The Jewish Georgian
THE TEACHINGS OF RABBI JESUS
We donít plug too many books about Jesus in
this column, but a new and provocative book on the subject deserves our
attention. It is The Lost Religion of Jesus (Lantern Books) by highly
respected author Keith Akers, who argues with great persuasiveness that
"Jesusí preaching was first and foremost about simple living and
pacifism; he never intended to create a new religion separate from
Akers points out that "Jesus lived and died a Jew; most of those who
heard his message were Jewish; the initial leadership of the church was Jewish .
. . When the larger gentile Christian church drove out Jewish Christianity . . .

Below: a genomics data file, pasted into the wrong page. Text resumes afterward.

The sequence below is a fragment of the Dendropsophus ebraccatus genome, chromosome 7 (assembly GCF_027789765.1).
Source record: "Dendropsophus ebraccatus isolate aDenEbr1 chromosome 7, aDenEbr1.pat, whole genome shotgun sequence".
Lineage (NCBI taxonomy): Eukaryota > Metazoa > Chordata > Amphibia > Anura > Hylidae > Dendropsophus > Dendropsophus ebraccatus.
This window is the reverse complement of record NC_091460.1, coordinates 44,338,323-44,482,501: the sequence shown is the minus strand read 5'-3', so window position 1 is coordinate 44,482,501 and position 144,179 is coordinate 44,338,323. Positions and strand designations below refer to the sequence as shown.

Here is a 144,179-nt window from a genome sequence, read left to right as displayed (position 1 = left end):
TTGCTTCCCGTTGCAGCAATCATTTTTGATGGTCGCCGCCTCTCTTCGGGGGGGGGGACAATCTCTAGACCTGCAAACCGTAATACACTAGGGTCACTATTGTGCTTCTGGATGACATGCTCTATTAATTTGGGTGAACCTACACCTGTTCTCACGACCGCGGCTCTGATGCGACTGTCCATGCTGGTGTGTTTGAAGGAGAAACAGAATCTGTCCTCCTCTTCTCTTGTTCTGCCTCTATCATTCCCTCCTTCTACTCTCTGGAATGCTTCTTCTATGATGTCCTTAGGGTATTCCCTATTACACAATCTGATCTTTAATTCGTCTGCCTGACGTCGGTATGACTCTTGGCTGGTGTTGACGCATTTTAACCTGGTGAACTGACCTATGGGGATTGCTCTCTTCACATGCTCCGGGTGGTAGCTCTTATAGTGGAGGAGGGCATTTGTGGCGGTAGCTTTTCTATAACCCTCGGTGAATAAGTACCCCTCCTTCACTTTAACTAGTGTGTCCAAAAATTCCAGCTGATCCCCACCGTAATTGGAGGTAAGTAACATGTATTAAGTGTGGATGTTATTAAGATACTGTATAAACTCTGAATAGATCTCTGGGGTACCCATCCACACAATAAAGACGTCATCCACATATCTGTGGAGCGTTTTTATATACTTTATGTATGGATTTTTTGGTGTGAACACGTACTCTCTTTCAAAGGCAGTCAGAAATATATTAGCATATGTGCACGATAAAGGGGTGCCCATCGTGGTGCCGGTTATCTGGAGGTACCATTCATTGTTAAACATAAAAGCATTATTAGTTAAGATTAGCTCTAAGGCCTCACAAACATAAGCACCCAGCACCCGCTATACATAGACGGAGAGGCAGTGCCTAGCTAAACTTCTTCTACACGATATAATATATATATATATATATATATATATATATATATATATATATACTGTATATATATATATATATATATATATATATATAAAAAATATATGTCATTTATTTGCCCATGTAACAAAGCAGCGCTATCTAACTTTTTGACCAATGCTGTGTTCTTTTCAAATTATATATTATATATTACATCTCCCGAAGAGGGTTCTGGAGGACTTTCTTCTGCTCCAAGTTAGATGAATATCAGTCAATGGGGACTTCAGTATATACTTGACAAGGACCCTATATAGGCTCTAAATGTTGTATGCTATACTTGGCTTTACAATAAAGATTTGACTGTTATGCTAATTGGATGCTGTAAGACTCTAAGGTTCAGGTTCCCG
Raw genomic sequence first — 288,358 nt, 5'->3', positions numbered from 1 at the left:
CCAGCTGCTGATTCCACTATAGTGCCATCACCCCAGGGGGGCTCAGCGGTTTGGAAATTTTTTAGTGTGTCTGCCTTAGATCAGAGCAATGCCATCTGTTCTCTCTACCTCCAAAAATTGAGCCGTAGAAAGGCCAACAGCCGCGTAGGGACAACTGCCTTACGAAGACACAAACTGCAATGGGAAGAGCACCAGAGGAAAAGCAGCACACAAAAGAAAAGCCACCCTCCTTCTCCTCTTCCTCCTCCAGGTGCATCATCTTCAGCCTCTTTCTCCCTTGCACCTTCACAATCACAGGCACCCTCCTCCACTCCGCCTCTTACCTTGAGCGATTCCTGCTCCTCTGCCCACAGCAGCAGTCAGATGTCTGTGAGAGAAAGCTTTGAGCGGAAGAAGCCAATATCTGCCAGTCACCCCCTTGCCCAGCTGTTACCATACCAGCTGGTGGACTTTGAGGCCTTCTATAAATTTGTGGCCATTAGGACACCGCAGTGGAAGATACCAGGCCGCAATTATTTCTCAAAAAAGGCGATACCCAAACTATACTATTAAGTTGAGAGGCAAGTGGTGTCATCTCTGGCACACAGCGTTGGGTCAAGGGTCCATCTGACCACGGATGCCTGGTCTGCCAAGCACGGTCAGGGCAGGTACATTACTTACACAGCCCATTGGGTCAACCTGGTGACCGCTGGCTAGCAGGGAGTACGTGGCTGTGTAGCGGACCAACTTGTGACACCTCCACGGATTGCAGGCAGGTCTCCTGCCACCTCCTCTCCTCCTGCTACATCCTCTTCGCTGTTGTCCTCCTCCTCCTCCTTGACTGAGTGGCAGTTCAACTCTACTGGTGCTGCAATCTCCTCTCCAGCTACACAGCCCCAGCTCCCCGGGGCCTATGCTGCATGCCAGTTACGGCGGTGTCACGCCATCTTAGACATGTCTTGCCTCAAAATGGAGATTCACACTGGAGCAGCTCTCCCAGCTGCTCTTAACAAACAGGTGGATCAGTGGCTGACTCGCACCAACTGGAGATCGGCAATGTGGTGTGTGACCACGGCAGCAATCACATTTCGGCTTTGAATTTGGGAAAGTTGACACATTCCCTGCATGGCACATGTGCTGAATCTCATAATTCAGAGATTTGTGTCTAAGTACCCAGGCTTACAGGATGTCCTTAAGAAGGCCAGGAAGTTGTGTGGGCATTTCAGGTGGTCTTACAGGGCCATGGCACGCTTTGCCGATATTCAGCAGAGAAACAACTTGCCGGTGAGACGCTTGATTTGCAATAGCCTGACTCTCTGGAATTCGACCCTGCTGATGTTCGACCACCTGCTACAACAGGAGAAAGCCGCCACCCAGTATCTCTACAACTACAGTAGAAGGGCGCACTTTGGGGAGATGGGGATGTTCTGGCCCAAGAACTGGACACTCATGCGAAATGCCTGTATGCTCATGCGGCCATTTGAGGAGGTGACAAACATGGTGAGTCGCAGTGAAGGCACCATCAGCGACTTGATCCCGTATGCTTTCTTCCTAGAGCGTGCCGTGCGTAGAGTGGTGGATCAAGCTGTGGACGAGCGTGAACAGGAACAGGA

it also lost the core of Jesusí teachings." In other words, Jesusí
early followers remained Jewish and rejected the teachings of the apostle Paul,
which form the basis of Christianity.
We got a bum rap for killing Jesus Ė even the Christian Bible makes it
clear the Romans did it. But because of 2,000 years of persecution, often in the
name of Jesus, Jews donít pay much attention to this courageous and very
popular leader, with a huge Jewish following, who should be considered not the
Messiah but a perhaps great Jewish teacher. Maybe someday, with writings such as
Keith Akersí, we can put Jesus in his proper historical perspective.
Indeed, we get the impression from this fascinating and well-documented book
that, if Jesus were alive today, he might be trying, along with so many of us,
to get extra high holiday tickets to The Temple.
The Jewish Georgian, January-February 2001, p. 4, in "Whatís